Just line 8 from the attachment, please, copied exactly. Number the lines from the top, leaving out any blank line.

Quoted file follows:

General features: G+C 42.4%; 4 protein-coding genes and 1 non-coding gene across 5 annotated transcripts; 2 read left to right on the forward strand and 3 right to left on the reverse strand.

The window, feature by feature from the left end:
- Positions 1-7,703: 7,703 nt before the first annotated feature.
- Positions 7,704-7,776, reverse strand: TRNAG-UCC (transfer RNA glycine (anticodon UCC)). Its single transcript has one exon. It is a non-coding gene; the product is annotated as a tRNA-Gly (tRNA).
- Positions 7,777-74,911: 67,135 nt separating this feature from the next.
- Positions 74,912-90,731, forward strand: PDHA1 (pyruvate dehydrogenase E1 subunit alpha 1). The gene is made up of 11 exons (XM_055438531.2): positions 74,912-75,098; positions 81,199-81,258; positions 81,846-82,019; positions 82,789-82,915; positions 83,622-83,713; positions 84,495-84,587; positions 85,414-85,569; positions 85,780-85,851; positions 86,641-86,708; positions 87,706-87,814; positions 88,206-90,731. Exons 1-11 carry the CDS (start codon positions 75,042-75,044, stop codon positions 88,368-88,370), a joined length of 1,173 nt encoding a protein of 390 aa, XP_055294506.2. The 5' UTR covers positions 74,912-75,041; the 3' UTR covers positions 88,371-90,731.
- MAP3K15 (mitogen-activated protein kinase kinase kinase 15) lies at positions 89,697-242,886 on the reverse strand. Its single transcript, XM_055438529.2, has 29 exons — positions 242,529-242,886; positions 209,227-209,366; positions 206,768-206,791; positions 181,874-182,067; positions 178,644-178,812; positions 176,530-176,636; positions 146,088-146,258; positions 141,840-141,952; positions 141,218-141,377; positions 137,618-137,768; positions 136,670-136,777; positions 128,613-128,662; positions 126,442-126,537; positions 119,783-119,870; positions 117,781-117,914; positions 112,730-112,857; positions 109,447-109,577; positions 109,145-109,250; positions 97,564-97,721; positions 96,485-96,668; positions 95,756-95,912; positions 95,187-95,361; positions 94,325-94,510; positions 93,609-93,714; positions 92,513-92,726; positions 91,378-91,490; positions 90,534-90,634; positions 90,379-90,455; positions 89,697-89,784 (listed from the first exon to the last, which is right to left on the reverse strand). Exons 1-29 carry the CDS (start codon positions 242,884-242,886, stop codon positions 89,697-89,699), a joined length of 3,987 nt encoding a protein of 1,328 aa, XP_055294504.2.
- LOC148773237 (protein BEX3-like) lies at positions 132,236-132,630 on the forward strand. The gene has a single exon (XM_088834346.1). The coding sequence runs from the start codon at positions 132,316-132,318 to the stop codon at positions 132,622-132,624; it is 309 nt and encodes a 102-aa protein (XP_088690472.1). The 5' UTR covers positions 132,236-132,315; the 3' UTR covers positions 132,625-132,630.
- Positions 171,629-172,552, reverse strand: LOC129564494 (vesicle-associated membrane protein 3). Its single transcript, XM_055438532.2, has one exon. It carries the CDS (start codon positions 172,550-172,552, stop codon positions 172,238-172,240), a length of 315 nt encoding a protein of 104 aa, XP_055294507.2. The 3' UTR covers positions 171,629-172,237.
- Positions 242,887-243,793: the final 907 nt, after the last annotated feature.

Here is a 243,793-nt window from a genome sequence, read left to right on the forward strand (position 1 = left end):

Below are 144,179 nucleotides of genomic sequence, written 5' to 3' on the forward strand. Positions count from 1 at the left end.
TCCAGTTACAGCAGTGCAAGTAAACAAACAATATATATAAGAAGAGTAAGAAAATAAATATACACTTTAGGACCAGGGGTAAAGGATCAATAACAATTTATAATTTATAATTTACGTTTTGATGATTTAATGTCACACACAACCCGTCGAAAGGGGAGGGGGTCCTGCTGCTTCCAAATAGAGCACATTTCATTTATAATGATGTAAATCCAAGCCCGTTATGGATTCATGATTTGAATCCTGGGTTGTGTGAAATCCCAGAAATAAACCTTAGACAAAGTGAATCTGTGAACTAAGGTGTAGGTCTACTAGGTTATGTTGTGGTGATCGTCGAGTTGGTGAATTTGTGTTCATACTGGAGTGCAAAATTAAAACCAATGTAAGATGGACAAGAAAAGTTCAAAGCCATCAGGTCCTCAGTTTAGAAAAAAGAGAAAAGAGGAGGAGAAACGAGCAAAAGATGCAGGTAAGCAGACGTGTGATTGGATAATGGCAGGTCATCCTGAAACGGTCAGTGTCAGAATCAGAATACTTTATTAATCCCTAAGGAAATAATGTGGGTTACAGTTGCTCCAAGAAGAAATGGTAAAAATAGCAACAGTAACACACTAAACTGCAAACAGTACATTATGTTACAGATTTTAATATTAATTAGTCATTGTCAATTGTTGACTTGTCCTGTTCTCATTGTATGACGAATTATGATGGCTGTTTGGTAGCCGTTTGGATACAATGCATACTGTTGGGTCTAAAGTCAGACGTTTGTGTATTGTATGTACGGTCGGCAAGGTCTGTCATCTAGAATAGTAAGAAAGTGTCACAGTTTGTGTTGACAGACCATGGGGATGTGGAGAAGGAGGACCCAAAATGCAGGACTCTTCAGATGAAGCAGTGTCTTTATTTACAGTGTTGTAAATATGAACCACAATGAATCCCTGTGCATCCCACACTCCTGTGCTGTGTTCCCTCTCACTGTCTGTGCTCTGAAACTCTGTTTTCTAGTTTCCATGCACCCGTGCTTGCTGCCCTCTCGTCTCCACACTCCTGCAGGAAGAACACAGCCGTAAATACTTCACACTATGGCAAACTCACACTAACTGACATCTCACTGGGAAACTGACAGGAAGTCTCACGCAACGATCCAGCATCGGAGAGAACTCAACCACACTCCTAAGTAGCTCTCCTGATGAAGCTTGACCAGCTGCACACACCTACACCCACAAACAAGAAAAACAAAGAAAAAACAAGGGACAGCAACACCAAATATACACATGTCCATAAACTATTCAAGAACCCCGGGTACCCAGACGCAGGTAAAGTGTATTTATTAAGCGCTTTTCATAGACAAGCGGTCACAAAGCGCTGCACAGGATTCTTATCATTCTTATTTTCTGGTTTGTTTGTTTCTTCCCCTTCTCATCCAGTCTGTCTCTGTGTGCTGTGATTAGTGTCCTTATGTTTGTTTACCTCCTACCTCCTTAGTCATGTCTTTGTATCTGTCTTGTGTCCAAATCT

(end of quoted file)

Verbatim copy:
- LOC148773237 (protein BEX3-like) lies at positions 132,236-132,630 on the forward strand. The gene has a single exon (XM_088834346.1). The coding sequence runs from the start codon at positions 132,316-132,318 to the stop codon at positions 132,622-132,624; it is 309 nt and encodes a 102-aa protein (XP_088690472.1). The 5' UTR covers positions 132,236-132,315; the 3' UTR covers positions 132,625-132,630.